Activists Allege Police Brutality in Greenville Melee | #students | #parents

Local activists staged an impromptu rally Sunday to mobilize Jersey City residents in response to alleged police brutality in quelling a fight in Jersey City’s Greenville neighborhood on May 5. The incident, which occurred on Bostwick Avenue,  resulted in three arrests and injuries to both civilians and police officers.

Footage of the episode captured by several videos showed officers using pepper spray and batons to subdue two residents, actions city police officials later forcefully defended as justified.

Nevin Perkins, a student at New Jersey City University and founder of the Jersey City coalition of Black Men United, organized the rally at Berry Lane Park on Garfield Avenue. About 15 people came out to the event, which ended with a peaceful march to the city’s Greenville police precinct.

“We’re here to set the fuse on the keg,” Perkins told a reporter. He said he hoped to encourage members of the community to take political action to protest the events that occurred in the aftermath of the brawl.

Based on what he saw from tapes of the incident, Perkins concluded “there was no proper de-escalation action by the officers” who responded to the scene. He said the community needs to work with the city “in creating a de-escalation tactic and in creating a better relationship with the police department.”

Additionally, Perkins said, “We need to see the police force as representative of the community not just in skin color [the Bostwick Avenue neighborhood is largely African-American] but also actual residency. I believe at least 50 percent of police force should live here.”

Perkins said he and his supporters want the city to release footage taken by the responding officers’ bodycams; to provide financial compensation to the victims of the alleged police brutality; and to release the names of the officers involved in the spraying and striking of the civilians “to see if there is a pattern of this particular type of behavior” by those officers.

Greenville resident Kenyaetta Williams, a board member of the nonprofit York Street Project, who helped prepare signs for the rally, said she came because she felt dissatisfied with the city’s response to the police action.

“I’m tired of the mayor putting his foot in his mouth,” she said. “I feel disrespected, and I feel he’s disrespected the community. As my grandmother would say, ‘Shine your light on the world to see.’”

Claro Sumague came to the rally with fellow members of the Philippine Youth and Student Organization “to show solidarity with the black community.” He said Filipinos were “also no strangers to police brutality,” particularly in the Philippines where, he said, “There are a lot of human rights violations — and it’s the same here in particular with black and brown communities.”

Sumague said the city should be focused more on aiding “essential workers” like nurses and health care aides who are putting themselves at risk during the Covid-19 crisis. “These workers need help like PPEs and food but, instead, they come home to see violence from law enforcement.”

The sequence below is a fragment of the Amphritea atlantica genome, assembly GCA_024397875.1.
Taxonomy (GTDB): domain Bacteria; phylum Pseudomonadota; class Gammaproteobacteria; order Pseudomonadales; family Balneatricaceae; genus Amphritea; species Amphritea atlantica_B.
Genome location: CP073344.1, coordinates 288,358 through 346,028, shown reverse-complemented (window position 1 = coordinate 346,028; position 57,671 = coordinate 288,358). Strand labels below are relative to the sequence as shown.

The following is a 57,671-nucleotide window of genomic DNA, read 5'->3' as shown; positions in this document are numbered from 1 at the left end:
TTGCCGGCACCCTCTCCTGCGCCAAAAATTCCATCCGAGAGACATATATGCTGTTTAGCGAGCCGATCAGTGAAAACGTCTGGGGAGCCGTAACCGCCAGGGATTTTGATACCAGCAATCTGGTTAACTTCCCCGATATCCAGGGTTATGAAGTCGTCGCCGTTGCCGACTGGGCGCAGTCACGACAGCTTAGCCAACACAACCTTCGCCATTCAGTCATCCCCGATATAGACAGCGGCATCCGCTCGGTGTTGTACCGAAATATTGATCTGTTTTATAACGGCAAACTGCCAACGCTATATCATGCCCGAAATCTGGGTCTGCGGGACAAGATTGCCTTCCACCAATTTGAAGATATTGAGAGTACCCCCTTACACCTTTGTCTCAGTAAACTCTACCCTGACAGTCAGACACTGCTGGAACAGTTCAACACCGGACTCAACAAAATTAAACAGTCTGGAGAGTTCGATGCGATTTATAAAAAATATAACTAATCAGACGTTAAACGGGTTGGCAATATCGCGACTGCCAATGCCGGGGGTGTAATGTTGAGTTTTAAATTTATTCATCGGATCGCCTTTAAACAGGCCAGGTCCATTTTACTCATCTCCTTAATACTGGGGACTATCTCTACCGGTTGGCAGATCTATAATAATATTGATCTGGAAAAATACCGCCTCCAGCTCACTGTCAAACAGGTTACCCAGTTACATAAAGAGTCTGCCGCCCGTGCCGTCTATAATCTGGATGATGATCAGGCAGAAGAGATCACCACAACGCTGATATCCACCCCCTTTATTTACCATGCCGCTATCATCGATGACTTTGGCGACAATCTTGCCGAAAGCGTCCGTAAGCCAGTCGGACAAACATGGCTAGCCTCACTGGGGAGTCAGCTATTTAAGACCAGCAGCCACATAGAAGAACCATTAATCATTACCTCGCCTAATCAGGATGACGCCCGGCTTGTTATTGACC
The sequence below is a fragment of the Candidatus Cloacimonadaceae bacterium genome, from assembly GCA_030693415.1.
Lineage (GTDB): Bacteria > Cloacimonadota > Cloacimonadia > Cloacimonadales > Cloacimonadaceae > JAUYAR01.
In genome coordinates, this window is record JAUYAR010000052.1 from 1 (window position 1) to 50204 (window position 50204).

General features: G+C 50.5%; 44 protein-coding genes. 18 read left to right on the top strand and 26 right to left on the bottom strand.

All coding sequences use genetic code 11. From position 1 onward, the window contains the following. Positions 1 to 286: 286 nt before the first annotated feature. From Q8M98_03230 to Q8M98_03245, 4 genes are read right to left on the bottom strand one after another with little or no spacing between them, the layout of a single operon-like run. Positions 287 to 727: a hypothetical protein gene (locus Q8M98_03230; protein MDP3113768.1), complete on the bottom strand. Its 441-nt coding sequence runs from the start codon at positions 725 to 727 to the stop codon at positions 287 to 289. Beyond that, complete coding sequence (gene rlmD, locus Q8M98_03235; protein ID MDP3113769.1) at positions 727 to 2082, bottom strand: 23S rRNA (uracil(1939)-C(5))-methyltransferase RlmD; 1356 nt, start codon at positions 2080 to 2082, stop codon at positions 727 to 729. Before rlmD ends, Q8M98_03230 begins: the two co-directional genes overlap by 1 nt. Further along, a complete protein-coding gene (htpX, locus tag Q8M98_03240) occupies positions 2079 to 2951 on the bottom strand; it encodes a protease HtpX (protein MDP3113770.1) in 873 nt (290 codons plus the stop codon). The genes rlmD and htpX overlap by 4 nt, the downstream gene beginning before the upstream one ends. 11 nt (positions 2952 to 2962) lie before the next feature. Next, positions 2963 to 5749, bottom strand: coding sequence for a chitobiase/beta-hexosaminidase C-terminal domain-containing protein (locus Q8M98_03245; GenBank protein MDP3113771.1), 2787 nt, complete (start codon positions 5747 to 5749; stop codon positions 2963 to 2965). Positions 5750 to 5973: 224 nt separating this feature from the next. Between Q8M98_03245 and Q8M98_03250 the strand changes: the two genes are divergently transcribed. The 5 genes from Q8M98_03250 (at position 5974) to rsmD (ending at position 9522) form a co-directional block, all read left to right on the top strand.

In a taped press conference last week, city Police Chief Michael Kelly defended the officers called out to defuse the street brawl who, he said, were properly defending themselves against civilians’ efforts to touch or rip weapons from officers.

Kelly said the officers “acted with great restraint and used exactly the force necessary to bring the situation to a close.” Six officers responded to the initial call about the fight and more came as backup to aid their fellow officers, he added.

His position was echoed by city Police Director James Shea who said he saw nothing in the various tapes he viewed —including footage from police bodycams — to indicate the officers were deviating from their training “or doing anything contrary to their legal right to defend themselves from attack.”

Shea said officers deployed retractable batons to strike “legs, arms and the hip/buttocks area” only after the pepper spray “didn’t work to subdue” civilians.

Shea added, “I condemn the actions [by civilians] causing the officers to be called there in the middle of a pandemic.”

Asked by a reporter to explain what happened between the time the fight had appeared to end and the time officers arrived and took punitive action, Shea said he wasn’t able to answer. “I leave that question for later,” he said.

Shea said the footage from police bodycams has been turned over to the Hudson County Prosecutor’s Office for review, a protocol he said the department follows in similar cases when excessive police force may have been used. He said the incident remains under investigation. Meanwhile, all officers involved in the incident remain on duty.

City Council President Joyce Waterman and Shea encouraged anyone with tapes of the incident or other information about it to contact the police department at 201-547-5477 or the Hudson County Prosecutor’s Office at 201-795-6400.


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